Notwithstanding that a prisoner is deprived of liberty, he or she retains a range of other rights protected by the Constitution. This includes the right of access to courts to challenge the legality of their detention. Challenges to the legality of the conditions of detention may be permissible. It is unlikely that any such challenge would lead to release from detention unless their health and safety was at immediate risk or torture or degrading treatment existed.
Formerly the Forfeiture Act prevented prisoners from taking legal action in civil cases. Similarly, it prevented prisoners from transferring property or making contracts. This legislation was repealed in 1997.
The 1947 Prison Rules made provision for a prisoner to be brought to court in the custody of a prison officer for the purpose of litigation. He was to be dressed in his own clothing. See the separate articles on the modern rules, which include provision for video link to court.
A prisoner may be called as a witness, A special form of consent from a judge or Minister is required. The expenses of conveying the prisoner to court must be tendered.
Prisoners are entitled to see their legal advisers at reasonable hours in the sight but not in the hearing of a prison officer. Prisoner must be allowed to communicate at reasonable times and be visited for such purposes.
Remand prisoners are entitled to see legal advisors on any weekday at reasonable hour in the sight, but not the hearing of a police officer. The courts have indicated that they are entitled to a private consultation. Written communications with legal advisers are generally entitled to confidentiality. Difficult issues have arisen in relation to prison authorities claims to censor correspondence and the freedom to communicate with lawyers.
Prisoners have a general right to communicate with the outside world through correspondence and communication. However, this is subject to rules in the interest of prison discipline and order. A prisoner may be permitted visits from relations and friends in person.
The prison rules permit correspondence to be read. There have been various challenges to these rules based on the Irish Constitution and the European Convention on Human Rights. The Irish courts indicate that the prisoner must be given reasons for censoring of correspondence. Communications are subject to prison discipline and order.
The rules limit the number of persons who may visit at one time. A visiting permit may be lost for misconduct or breach of prison rules. Where a prisoner is eligible for a visit, the prison authorities shall notify friends and others who wish to visit him or allow him to do so. Prison authorities are entitled to details of the visitor. They may search visitors if there are grounds for suspicion. Access may be denied if visitors refuse to submit to search.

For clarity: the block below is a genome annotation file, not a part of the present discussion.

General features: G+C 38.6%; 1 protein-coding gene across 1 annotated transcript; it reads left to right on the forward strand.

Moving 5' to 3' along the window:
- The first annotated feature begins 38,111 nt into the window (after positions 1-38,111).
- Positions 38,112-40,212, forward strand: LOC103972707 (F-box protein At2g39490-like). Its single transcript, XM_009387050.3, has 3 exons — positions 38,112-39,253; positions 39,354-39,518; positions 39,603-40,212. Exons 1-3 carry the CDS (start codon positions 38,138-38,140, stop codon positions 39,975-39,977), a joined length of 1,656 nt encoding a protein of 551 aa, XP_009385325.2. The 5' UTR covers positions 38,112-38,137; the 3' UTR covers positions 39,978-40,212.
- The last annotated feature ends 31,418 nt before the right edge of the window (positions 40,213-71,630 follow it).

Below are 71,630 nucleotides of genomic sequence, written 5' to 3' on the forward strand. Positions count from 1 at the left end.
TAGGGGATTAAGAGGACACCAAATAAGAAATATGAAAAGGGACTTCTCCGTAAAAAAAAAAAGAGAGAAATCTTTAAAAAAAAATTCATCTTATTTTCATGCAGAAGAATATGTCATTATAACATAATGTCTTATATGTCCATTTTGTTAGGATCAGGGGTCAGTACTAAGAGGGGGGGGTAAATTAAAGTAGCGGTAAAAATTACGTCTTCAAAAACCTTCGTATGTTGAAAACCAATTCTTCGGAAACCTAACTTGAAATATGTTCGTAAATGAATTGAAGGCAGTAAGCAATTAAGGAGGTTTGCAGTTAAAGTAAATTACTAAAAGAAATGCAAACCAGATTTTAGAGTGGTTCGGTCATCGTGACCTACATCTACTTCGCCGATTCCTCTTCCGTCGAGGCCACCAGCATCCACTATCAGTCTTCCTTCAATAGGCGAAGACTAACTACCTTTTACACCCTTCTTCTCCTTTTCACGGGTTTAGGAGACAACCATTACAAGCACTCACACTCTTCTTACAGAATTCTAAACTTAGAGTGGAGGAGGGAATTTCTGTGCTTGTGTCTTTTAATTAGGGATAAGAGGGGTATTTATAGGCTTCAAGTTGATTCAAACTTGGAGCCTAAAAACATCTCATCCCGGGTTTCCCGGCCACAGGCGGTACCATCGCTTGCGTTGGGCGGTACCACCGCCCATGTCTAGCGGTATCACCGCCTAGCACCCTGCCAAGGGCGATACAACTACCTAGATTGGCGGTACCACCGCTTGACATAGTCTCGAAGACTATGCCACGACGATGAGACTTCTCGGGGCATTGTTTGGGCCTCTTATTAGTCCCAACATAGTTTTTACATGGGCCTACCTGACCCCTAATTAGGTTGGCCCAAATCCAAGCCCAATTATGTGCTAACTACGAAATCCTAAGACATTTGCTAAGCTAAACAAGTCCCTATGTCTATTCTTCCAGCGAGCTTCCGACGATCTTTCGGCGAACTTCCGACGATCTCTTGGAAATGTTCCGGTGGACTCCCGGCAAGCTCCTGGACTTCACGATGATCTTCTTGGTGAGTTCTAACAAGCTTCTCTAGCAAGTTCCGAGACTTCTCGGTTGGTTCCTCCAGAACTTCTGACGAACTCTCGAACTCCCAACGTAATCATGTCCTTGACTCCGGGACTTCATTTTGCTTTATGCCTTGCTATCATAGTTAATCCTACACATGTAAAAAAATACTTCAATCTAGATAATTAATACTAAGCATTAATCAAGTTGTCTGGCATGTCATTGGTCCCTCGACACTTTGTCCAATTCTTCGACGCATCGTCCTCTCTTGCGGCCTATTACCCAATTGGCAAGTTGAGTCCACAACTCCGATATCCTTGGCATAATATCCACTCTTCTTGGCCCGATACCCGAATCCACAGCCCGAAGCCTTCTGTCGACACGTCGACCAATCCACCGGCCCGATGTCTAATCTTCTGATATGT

If there is any suspicion that the person visiting is bringing any articles for improper purposes or contrary to rules or which otherwise might tend to subvert discipline or good order, the visit may be suspended, and the person removed.
Members of an Garda Siochana may visit prisoners for the purpose of identification on production of a court order or authority in writing of an officer of the rank of superintendent or above. They may also if authorised by such officer with the approval of the Minister for Justice visit on matters concerned with police duty where the prisoner is willing to meet.
The Criminal Justice Act 1999 makes provision for the arrest of persons in prison. A member of a Garda Siochana may arrest a person in prison on the authority of a judge of the District Court on the basis that there are reasonable grounds for suspecting the prisoner has committed an offence other than that for which he or she is imprisoned.
The arrest must be necessary for the proper investigation of the offence. The offence must be an arrestable offence, i.e., one bearing a potential sentence of five years or more. The prisoner must be taken to a Garda Station and be dealt with as a detainee under the Criminal Justice Act 1984. On termination of the detention, the person must be transferred back into custody of the governor of the prison.
The power to discipline for breach of prison rules is vested in the governor or other officers appointed by him. The procedure is not prescribed. Fair procedures must be followed. The modern rules make more specific provisions which embody fair procedures.
Breach of prison discipline may include disobedience of an order, treating officers with disrespect, refusal to work, swearing, cursing, insulting, threatening or improper language, assault, leaving cell without permission, committing nuisance and possession of unauthorised articles.
A prisoner may be sanctioned by forfeiture or remission up to 14 days, suspension of privileges for up to two months, close confinement for up to three days; Sanctions may include stoppage of gratuity, restriction of visits and communications, the restriction of diet has been removed? See the new rules which provide a longer list of sanctions with varying degrees of due process. .
A Prisoner is entitled to basic fair procedures in relation to determinations concerning breach of prison rules. A prison disciplinary hearing may potentially be subject to judicial review. However, as with judicial review generally the challenge must be based on fundamental legality of the process rather than on its merits.